This morning I read an article about UK-based financial institution Barclay’s bank rolling out yet another way to pay without opening your wallet and pulling out your debit, credit, or store card.
It is one third of the size of a standard credit card, with a sticky reverse side.
It will be sent without charge to customers who request it and will come in addition to their regular credit card.
The credit card provider believes that people should stick it to the back of their mobile phone handset because most adults carry their phone with them at all times. Cardholders may choose to attach it to their wallet or a key ring, instead.
Are we ready for this kind of technology? I don’t think so. Not only do I think we’re not ready, I think that financial institutions know that we’re not ready and that’s why they want us to sign up for stuff like this…. so we’ll blow our money and end up paying fees to them. That sounds kind of conspiracy theory-ish doesn’t it? Well, just because it sounds like that doesn’t mean it’s not the truth.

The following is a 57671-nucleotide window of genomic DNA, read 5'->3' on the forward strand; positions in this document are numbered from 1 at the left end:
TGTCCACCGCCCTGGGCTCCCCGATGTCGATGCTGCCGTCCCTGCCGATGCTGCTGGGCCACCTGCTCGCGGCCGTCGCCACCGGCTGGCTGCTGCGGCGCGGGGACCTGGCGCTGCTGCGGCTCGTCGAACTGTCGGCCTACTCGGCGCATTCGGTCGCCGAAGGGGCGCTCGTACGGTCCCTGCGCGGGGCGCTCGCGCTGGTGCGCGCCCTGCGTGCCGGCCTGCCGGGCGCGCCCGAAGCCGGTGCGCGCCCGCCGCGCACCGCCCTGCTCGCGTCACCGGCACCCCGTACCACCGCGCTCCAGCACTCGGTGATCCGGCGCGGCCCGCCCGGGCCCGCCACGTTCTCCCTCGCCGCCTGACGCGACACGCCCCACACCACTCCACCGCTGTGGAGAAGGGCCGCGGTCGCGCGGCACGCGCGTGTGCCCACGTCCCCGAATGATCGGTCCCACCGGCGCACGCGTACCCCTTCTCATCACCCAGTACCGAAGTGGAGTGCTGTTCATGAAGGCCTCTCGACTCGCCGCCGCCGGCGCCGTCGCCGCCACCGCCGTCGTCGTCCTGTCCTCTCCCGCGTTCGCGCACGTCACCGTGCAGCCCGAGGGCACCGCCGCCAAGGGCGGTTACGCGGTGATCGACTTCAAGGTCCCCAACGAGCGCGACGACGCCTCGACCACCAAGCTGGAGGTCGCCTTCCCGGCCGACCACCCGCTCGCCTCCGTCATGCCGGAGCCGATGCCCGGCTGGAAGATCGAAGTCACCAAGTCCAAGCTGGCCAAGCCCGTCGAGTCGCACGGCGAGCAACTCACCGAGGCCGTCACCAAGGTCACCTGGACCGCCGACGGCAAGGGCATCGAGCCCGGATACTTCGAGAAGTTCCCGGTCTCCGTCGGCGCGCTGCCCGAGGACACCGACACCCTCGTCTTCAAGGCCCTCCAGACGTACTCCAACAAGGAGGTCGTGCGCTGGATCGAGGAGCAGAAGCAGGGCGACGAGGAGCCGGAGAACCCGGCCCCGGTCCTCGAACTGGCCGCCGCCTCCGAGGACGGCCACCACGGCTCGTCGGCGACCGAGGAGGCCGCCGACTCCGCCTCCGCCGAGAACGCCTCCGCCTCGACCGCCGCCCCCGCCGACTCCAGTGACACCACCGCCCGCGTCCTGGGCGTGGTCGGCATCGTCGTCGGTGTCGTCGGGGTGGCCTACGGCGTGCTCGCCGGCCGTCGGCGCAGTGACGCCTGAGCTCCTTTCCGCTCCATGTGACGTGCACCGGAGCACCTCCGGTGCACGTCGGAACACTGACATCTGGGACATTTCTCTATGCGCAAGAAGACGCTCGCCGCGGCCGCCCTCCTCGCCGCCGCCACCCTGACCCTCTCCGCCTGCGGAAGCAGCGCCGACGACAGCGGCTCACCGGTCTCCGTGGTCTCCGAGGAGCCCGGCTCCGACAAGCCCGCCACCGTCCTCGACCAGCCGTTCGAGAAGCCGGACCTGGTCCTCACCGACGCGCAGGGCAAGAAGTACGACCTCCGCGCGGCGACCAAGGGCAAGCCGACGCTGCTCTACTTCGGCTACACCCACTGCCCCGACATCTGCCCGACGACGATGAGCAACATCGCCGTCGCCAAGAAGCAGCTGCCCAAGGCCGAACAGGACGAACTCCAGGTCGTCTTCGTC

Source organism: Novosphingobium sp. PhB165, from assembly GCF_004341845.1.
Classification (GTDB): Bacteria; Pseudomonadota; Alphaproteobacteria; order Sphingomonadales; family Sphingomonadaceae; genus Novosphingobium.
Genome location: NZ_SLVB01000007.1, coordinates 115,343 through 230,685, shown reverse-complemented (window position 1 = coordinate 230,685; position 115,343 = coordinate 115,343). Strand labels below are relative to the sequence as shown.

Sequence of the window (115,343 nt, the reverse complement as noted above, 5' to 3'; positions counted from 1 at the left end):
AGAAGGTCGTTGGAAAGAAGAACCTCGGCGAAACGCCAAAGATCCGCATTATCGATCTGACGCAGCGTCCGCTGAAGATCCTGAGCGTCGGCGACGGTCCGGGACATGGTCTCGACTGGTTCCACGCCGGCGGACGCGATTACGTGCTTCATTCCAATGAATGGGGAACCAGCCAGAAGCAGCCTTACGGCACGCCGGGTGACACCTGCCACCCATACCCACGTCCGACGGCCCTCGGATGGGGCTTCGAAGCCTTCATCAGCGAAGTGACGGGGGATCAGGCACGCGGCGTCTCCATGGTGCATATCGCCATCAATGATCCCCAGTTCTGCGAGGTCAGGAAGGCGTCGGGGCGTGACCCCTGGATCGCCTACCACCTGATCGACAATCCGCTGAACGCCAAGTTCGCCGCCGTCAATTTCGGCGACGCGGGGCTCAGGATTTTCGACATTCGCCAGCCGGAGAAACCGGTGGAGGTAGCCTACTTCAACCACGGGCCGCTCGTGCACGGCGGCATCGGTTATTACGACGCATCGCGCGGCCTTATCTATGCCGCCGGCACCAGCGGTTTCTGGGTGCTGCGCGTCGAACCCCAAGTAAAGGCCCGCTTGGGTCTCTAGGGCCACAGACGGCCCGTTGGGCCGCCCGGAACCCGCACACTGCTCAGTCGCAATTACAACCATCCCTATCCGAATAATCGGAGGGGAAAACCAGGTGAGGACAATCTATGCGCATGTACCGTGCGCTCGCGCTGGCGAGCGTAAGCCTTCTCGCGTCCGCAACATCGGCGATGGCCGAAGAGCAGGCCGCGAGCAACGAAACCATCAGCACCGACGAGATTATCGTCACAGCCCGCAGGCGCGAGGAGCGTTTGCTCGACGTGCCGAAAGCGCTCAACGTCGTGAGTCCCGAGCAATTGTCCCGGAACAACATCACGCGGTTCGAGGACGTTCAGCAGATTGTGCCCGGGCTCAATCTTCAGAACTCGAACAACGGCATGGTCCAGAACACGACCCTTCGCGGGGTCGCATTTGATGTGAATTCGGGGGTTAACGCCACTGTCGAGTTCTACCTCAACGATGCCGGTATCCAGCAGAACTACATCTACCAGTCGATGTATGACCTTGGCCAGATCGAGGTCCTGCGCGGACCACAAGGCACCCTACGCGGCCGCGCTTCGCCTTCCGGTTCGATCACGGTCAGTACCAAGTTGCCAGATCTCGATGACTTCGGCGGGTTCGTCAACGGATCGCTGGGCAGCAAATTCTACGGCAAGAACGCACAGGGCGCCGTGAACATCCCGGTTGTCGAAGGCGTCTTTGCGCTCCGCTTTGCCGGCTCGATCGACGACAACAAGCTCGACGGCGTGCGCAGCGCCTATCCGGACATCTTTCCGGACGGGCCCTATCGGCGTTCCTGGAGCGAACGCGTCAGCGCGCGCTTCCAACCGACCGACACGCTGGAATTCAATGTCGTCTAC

Originally there was a limit of £10 on wave-and-go purchases. That maximum level now stands at £15 and is set to increase to £20 in June.
This is generally the kind of amount spent on debit cards, rather than credit cards, although Barclaycard is clearly encouraging customers to make more everyday purchases on a credit card.
You know what happens when you walk around with a sticker on your cell phone that lets you charge up to $15 worth of stuff at a time? You buy more crap that you don’t need. Don’t believe me? Barclays’s isn’t the only company looking into this kind of technology. Companies in Silicon Valley have been researching a “mobile wallet”idea for a while. Here are a few choice tidbits from the horse’s mouth:
They really start to salivate at the potential marketing bonanza. Companies developing these services plan on packing loyalty cards, coupon folders, and Groupon-like deal-of-the-day offers right into the digital wallet. Retailers could build comprehensive profiles of their customers, targeting them with additional discounts and come-ons at the checkout terminal or when they’re out and about, in pretty much the same way Amazon and other online retailers track shoppers as they browse the Web.
You know why they offer these deals? Because they know that not only will you make the original purchase, you’ll purchase a few more items because you got a discount. SMH They know what we don’t, that we’re too stupid to make good decisions when faced with “deals” and “convenience”.
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